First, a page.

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The Issue of Acceptance One’s Origins in 'The Joy Luck Club'

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Amy Tan’s The Joy Luck Club, depicts the lives of four mothers who were born in China but eventually immigrated to America. They hoped to live better lives for themselves and for their daughters. A major portion of the novel focuses on the relationship between one mother, Suyuan Woo, and her daughter Jing-mei. In the beginning of the book, Suyuan Woo’s journey in China from Kweilin to Chungking and eventually to America holds much symbolism in her search for meaning. Amy Tan employs a tragic journey with symbolism, irony, and a concrete structure to convey the message that one can discover his or her own identity in accepting one’s origins.

The novel opens with Suyuan’s physical journey in China. During the Japanese invasion, Suyuan escapes along the road from Kweilin to Chungking. However, she grows weak and abandons her twin babies next to a road. In addition, upon returning to Chungking, she soon finds out that her husband has died in the war. Yet, her tragic journey takes an ironic turn when she decides to create the Joy Luck Club: “What was worse, we asked among ourselves, to sit and wait for our own deaths..Or to choose our own happiness?” (Tan 35). One would expect Suyuan’s journey to bring her suffering and hopelessness; however, Amy Tan uses irony to bring about the opposite effect, showing how the acceptance of one’s suffering can lead to hope.

Suyuan’s physical journey from Kweilin to Chungking further extends when she immigrated from China to America. In the novel, America and China become two different symbols. China represents the east, and America the west. The novel, which is split into four sections, mirrors the symbolic cardinal direction. It is no coincidence that the mah-jong table is also divided into the north, south, east, and west, each one occupied by a different character. Amy Tan’s structural creation of the novel allows for a deeper, symbolic meaning of her theme. For Suyuan Woo, the mother of Jing-mei, her place was in the “East … where everything begins” (Tan 50). Suyuan had originally founded the Joy Luck Club in China (the East) where she began her life and physical journey. Amy Tan uses the symbolism of the east to represent one’s origins. The quote shows how Suyuan has acknowledged her origins, stemming from her culture and beginnings in China.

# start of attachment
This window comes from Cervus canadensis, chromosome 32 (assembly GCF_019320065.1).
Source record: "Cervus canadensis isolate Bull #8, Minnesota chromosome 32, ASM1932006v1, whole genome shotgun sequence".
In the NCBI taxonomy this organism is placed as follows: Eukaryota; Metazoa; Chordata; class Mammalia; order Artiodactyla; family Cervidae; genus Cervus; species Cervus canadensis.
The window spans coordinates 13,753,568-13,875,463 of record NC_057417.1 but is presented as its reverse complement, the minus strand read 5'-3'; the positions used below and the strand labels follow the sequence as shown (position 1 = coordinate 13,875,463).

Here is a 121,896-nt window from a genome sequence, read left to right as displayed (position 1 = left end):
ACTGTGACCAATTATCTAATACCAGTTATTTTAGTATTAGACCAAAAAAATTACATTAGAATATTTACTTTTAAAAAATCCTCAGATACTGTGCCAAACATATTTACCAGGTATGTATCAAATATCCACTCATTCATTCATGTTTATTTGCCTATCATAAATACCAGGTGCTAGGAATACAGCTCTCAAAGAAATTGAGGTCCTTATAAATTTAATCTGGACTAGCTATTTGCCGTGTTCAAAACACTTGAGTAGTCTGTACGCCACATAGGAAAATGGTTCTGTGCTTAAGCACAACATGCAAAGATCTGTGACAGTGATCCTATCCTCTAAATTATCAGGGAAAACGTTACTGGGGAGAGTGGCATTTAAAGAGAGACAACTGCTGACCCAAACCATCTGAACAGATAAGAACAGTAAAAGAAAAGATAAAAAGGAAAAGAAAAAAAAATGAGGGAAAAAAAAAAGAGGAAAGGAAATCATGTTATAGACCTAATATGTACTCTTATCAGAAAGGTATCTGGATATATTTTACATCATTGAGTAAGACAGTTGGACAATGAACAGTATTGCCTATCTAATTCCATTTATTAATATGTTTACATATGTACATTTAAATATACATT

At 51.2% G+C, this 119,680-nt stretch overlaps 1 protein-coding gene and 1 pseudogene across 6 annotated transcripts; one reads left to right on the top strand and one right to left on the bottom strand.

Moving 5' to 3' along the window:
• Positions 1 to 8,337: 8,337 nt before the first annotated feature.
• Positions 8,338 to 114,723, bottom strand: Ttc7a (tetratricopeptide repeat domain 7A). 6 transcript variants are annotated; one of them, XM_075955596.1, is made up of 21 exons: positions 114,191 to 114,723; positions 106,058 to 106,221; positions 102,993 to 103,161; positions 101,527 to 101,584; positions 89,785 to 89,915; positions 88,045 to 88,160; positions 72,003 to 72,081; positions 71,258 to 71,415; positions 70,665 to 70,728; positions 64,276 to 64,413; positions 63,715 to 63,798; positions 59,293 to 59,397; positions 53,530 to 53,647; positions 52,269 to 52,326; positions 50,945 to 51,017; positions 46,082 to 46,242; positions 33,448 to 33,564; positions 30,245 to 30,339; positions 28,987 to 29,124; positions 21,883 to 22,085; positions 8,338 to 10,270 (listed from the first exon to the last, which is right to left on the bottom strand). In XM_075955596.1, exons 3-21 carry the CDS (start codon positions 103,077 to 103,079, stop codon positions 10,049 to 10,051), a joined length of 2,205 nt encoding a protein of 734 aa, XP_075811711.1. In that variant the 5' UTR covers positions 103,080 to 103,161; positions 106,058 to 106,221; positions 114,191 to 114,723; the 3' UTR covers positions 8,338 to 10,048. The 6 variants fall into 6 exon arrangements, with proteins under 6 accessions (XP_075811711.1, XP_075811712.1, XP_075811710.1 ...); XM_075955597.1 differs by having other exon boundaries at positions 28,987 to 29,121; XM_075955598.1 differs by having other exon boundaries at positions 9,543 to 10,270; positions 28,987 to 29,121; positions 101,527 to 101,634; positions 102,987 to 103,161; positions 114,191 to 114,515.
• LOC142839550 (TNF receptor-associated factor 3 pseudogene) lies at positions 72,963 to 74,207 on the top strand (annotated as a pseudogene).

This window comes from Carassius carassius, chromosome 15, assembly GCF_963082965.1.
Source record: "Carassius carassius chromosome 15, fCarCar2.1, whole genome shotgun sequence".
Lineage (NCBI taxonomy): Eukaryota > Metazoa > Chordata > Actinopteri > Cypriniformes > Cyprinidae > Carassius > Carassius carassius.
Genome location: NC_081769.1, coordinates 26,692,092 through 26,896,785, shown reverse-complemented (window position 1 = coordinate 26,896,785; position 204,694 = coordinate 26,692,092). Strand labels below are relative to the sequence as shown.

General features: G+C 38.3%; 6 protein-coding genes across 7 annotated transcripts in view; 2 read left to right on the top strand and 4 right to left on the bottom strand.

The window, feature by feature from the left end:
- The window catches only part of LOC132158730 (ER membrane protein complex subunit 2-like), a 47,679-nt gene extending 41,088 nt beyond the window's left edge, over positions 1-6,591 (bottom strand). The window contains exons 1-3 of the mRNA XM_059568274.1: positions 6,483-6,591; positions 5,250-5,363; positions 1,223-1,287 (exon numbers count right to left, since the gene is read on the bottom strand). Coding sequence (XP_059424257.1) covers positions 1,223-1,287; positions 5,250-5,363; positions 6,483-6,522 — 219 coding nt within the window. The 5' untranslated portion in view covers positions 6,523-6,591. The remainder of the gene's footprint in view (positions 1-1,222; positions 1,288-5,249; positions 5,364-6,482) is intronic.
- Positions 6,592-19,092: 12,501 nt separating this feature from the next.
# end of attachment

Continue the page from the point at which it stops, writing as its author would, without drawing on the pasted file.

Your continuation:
While Suyuan and the three other mothers have found their true selves in China, their daughters, in America, are confused and frustrated. Jing-mei, the daughter of Suyuan, for most of the novel, feels that she never knew her mother or herself. But eventually, Suyuan’s journey is extended to Jing-mei. The three other mothers reveal that Suyuan had been searching for her twin babies throughout her life. She does find them, but she dies before she can meet them. Thus, her journey is passed on to Jing-mei, who is told to be “loyal to her [mother]” (Tan 39) and to go find her sisters. Jing-mei, who has never been loyal to her mother in America, now does the opposite. Here, Amy Tan uses the symbolism of America (the west) to represent adventure and restlessness — the American Dream, where individuality, but also ambiguity, persists. Yet, by having Jing-mei return to China, Tan shows that one’s origins are key to self-understanding and identity. Ultimately, Jing-mei fully understands herself and her mother when she goes back to China itself.

Amy Tan, through the use of a tragic journey, symbolism, irony, and structure shows how accepting one’s origins is imperative to self-actualization and growth as an individual. Fully embracing one’s heritage may lead to a greater understanding.     

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The Issue Of Acceptance One’s Origins In ‘The Joy Luck Club’. (2021, December 16). GradesFixer. Retrieved January 22, 2022, from
“The Issue Of Acceptance One’s Origins In ‘The Joy Luck Club’.” GradesFixer, 16 Dec. 2021,
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